The hydrogen peroxide release agent may be for example a table or capsule containing sodium phosphate and citric acid, which table or capsule may also contain an indicator, sufficient sodium chloride to render the residual solution isotonic and may also contain, if desired, an agent for removing free chlorine from the solution.

In a preferred embodiment of the apparatus of the present invention a strip 10 of commuted plastics vials 12 is provided, each vial 12 being separable from the remainder and each coated internally with the enzyme 14 (shown in greatly enlarged manner for clarity of presentation). The vials 12 may be disposed of after each has been used once. The vials 12 may be accompanied by predetermined quantities of the hydrogen peroxide release agent 16, e.g. in the form of pellets, prills or granules.

It will be apparent that although what has been described above is the use of an immobilized enzyme capable of causing the decompostion of hydrogen peroxide, the invention is not limited to the use solely of such an immobilized enzyme. The invention covers the use generally of immobilized enzymes to treat contact lenses. For example proteolytic emzymes are currently used to remove protein deposits from contact lenses but are used as solutions. The present invention embraces the case where such a proteolytic enzyme is, for example, coated onto the wall of a contact lens treatment container. Such immobilization will substantially eliminate the well-known problem of ocular hypersensitization due to the use of free proteolytic enzyme.

The invention also covers all such changes and modifications to the method, apparatus and kit as would be apparent to one skilled in the art.

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Classifications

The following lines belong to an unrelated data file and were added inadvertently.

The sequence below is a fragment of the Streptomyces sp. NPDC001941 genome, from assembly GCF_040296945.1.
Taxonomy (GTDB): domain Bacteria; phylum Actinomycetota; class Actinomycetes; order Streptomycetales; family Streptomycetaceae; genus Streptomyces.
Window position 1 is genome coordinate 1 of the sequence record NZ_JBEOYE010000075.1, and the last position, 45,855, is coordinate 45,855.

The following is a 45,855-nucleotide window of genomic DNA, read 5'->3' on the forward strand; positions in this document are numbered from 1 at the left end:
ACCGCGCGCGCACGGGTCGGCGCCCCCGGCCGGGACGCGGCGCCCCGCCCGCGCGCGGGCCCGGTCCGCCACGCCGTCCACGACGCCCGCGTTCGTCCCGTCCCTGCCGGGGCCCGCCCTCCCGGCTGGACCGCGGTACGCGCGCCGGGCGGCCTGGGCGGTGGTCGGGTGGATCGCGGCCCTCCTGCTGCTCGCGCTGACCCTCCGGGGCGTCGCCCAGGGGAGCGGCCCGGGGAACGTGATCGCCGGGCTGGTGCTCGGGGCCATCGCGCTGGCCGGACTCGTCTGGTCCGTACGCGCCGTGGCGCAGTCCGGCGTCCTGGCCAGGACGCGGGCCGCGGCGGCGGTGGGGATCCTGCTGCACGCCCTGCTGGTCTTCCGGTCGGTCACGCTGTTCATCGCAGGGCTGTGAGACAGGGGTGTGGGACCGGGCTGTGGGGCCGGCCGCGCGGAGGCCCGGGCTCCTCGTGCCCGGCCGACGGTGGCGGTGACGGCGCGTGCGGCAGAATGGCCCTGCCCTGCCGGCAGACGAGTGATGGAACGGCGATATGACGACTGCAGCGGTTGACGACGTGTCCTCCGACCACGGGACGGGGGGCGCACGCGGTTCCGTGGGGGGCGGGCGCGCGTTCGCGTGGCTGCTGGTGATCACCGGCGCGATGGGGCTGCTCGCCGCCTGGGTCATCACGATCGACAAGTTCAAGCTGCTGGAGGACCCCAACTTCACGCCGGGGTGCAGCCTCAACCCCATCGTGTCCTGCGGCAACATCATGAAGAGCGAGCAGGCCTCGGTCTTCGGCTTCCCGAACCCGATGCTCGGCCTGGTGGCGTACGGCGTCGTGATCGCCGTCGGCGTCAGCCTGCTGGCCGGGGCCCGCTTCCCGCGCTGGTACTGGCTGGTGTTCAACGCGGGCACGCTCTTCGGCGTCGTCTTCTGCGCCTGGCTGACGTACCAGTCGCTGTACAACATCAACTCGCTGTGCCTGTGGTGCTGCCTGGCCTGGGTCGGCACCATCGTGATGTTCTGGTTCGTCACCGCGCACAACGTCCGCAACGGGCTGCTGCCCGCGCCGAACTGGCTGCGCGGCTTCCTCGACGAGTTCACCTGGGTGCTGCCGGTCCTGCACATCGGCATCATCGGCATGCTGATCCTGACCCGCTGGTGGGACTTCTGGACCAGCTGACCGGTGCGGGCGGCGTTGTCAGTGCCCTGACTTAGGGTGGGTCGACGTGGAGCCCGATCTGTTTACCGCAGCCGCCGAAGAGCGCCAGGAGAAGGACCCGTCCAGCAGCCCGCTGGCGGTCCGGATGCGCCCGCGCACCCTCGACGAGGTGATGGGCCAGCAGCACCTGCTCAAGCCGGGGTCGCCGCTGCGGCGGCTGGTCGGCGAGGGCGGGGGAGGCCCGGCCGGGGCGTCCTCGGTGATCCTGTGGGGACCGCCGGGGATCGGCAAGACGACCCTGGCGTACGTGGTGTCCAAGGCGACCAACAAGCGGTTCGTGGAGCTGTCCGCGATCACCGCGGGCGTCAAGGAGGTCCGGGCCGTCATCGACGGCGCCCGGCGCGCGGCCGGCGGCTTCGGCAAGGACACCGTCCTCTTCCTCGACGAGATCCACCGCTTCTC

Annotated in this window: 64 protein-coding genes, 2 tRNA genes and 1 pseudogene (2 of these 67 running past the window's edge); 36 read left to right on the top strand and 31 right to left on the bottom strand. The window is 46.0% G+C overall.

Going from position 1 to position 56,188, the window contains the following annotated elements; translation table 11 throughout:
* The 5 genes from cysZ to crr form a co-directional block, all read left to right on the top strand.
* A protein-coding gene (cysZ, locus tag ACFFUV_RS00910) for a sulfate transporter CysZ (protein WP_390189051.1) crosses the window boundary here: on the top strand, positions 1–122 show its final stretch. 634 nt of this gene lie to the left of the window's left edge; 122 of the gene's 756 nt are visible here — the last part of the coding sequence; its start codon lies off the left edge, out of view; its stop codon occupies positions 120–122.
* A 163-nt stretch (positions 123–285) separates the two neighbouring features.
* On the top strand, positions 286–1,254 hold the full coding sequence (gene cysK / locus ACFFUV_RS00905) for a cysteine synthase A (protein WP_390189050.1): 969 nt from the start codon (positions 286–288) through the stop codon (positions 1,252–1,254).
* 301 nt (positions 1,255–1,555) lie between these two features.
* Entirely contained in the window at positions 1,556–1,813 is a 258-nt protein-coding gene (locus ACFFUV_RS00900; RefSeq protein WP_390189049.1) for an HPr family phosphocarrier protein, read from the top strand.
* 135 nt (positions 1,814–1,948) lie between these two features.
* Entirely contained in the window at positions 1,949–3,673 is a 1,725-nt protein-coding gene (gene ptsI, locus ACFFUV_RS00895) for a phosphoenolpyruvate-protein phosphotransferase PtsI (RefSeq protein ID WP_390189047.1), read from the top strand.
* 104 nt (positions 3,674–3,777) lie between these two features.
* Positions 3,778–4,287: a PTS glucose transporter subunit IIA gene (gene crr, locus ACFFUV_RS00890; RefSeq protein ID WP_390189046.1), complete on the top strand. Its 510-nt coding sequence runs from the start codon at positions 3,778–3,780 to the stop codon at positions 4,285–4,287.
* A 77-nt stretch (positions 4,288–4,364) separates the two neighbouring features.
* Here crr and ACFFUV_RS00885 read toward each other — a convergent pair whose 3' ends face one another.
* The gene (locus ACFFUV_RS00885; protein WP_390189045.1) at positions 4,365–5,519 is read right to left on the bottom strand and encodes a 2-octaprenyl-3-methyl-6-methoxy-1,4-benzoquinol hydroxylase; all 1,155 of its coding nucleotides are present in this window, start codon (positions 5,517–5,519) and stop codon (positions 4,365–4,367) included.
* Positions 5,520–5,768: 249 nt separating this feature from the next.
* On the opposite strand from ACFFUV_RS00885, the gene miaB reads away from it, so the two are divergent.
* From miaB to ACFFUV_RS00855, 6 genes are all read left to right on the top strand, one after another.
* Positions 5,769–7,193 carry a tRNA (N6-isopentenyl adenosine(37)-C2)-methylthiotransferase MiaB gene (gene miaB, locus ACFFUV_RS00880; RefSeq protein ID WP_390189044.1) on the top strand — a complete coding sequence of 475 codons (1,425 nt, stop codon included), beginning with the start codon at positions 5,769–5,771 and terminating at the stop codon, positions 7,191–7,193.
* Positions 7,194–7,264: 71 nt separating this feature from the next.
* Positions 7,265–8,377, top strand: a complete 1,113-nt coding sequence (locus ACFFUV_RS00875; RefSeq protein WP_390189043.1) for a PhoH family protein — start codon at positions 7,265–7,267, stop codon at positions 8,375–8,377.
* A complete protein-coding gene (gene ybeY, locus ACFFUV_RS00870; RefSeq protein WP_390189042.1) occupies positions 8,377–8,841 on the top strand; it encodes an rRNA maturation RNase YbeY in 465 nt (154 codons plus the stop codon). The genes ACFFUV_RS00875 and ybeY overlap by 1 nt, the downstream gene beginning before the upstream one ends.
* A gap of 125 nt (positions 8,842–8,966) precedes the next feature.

U.S. Classification422/30, 422/292, 422/28, 424/613, 422/29, 514/840
International ClassificationA61L2/18, C11D3/384, C11D3/386, C11D3/00, A61L12/12, A61L2/00
Cooperative ClassificationY10S514/84, C11D3/0078, C11D3/3845, A61L12/126, C11D3/38654
European ClassificationC11D3/00B16, A61L12/12D2, C11D3/384A, C11D3/386H
Legal Events
DateCodeEventDescription
Apr 14, 1987ASAssignment
Owner name: KELLWAY PHARMACEUTICALS LIMITED, 100 THAMES ST., S
Free format text: ASSIGNMENT OF ASSIGNORS INTEREST.;ASSIGNOR:KAY, JOSEPH B.;REEL/FRAME:004731/0052
Effective date: 19870401
Owner name: KELLWAY PHARMACEUTICALS LIMITED,GREAT BRITAIN
Free format text: ASSIGNMENT OF ASSIGNORS INTEREST;ASSIGNOR:KAY, JOSEPH B.;REEL/FRAME:004731/0052
Effective date: 19870401
Aug 2, 1989ASAssignment
Owner name: KELLWAY PHARMACEUTICALS LIMITED, A CORP. OF GREAT
Free format text: ASSIGNMENT OF ASSIGNORS INTEREST.;ASSIGNOR:KAY, JOSEPH B.;REEL/FRAME:005130/0641
Effective date: 19890530
Oct 23, 1992FPAYFee payment
Year of fee payment: 4
Oct 24, 1996FPAYFee payment
Year of fee payment: 8
Nov 21, 2000REMIMaintenance fee reminder mailed
Apr 29, 2001LAPSLapse for failure to pay maintenance fees
Jul 3, 2001FPExpired due to failure to pay maintenance fee
Effective date: 20010502